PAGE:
We’ve worked with John Barber for many years, from his magnificent composing of community opera We Are Shadows with librettist Hazel Gould to his work on the Big Sing in 2008. John is now joining us as both a performer and composer at our Summer Festival, so we took a moment to talk to him about Firefly Burning and how he got the opportunity to compose for The Sixteen.
Hi John! You’re performing with minimalism-meets-folk ensemble Firefly Burning on Wednesday 11 June – when did the group get together and how did you meet the others?
About six years ago. We had all met on various collaborative projects and had worked in different combinations. We were doing a lot of devising work with non-professional groups (which we all still do!) but wanted to make some music for ourselves. We started by spending almost a year doing free improvisation and gradually we moved towards the opposite end of the spectrum, crafting songs painstakingly and agonising over every detail.
You will be playing a gendèr barung in the performance, as well as playing the piano and singing. For those who don’t know, can you explain what this is and also what stirred your interest in Javanese Gamelan music?
I became really fascinated by gamelan music when I was at university. The rhythms, structures and textures of Indonesian music were the perfect antidote to the more traditional music I was studying on my degree course. I love the way that gamelan is made – people with a high level of virtuosic skill playing rhythms that would make Steve Reich blush sit alongside others who only play a few simple notes.
The gendèr barung is kind of like the glue that holds all the gamelan instruments together. It doesn’t sound very loud on it’s own but it’s so pervasive and it colours everything. Proper players of this instrument (of which I am not one!) can do the most incredible things.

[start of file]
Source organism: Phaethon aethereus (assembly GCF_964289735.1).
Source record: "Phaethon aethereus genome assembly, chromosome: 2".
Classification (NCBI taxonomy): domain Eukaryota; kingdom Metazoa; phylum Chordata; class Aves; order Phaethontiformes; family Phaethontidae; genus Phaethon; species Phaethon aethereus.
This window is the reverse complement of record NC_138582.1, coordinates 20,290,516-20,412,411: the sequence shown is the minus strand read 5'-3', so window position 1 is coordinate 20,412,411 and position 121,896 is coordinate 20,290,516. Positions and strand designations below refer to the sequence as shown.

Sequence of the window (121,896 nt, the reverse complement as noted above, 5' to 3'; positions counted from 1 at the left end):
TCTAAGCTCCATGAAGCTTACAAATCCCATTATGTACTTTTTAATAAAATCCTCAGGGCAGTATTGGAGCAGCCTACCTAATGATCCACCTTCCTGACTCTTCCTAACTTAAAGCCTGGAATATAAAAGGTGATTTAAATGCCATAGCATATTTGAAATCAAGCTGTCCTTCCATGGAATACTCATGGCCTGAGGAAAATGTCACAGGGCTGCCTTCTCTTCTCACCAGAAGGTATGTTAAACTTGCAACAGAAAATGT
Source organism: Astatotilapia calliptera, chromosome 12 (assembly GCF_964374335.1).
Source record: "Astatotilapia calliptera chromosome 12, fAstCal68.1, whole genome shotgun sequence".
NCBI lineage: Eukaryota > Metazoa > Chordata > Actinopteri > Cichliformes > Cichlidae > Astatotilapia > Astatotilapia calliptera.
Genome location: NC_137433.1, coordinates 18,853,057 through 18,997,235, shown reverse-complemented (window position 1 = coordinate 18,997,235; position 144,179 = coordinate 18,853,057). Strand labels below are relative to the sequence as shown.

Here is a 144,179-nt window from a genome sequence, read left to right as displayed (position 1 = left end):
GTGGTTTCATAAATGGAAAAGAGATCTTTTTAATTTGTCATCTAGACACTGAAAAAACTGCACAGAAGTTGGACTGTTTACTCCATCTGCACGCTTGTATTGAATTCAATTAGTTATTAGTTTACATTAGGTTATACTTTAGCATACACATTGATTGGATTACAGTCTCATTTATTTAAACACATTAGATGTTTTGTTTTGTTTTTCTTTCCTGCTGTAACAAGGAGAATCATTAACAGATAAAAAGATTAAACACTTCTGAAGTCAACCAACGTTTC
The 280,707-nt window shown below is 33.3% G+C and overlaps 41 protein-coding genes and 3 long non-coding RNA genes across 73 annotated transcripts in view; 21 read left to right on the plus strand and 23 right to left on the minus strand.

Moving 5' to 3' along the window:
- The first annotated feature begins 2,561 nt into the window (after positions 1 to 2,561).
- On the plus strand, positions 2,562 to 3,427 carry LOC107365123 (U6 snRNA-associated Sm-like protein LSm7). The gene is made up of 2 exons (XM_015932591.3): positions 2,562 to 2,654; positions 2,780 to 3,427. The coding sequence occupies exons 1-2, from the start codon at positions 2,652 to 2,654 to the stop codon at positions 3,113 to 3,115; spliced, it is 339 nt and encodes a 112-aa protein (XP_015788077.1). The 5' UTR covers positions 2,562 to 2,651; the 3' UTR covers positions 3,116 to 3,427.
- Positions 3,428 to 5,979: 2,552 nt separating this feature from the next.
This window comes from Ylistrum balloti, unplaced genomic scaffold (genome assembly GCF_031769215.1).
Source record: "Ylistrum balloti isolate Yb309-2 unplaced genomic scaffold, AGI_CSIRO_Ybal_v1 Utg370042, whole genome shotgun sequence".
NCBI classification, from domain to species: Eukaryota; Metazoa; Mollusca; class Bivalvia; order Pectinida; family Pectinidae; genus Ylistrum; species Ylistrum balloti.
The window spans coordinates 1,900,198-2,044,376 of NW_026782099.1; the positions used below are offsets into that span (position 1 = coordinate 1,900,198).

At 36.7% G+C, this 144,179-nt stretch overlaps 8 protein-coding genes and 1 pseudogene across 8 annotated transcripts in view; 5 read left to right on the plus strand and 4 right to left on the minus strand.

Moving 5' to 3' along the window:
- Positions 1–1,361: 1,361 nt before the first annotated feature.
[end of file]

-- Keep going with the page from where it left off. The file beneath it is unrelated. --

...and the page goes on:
You’re also having one of your compositions performed by The Sixteen – can you tell us about your piece and how the commission came about?
In 2011 I wrote a community opera for Spitalfields Festival called We are Shadows which involved five wonderful singers from The Sixteen. During the process I completely fell in love with choral writing. A year or so after the performance Harry asked me to write some pieces for this concert setting text from the Song of Solomon. At first I wasn’t sure about setting biblical text but as soon as I got to know it I became really obsessed with it – it’s simply the most incredible poem about love.
I’ve arranged my favourite bits of text into three songs. ‘The voice of my beloved’is about falling in love, ‘By night’ is about the pain of separation and ‘love is as strong as death’ is a defiant celebration of the enduring power of love.
What was the first piece of music you ever wrote?
I had to call my mum to ask her the answer to this. Apparently when I was three years old I made up a syncopated tune for ‘this little piggy goes to market’ whilst playing with my little brother’s toes which i then made everyone join in with. I’m still excited by fun rhythms and I still like getting people to join in so I guess not much has changed.
What would your advice be to someone aspiring to be a professional composer?
Yikes. This is hard – different people need such different advice. I’d want to listen to what that composer was interested in before offering any advice I think. I guess the advice I’d give to my younger self is: write what you want to write, try not to be put off by what you think other people want you to write and work practically with other musicians as much as you can. Dots on paper are not the be all and end all – only a tiny fraction of the world’s music is made this way.
And finally, as a composer, performer and workshop leader, why do you think music is important?
If I could put this into words I would. But I guess what I love about music is that it puts things into words that cannot be put into words. (…I’m pretty sure that’s a quote from somewhere…yep, I’ve just checked on google and it’s Victor Hugo…). I’ve had so many experiences where a musical event brings people together in a way that is unique and indescribable. I think that having creative musical experiences is a basic human right and that working as a composer is a real privilege.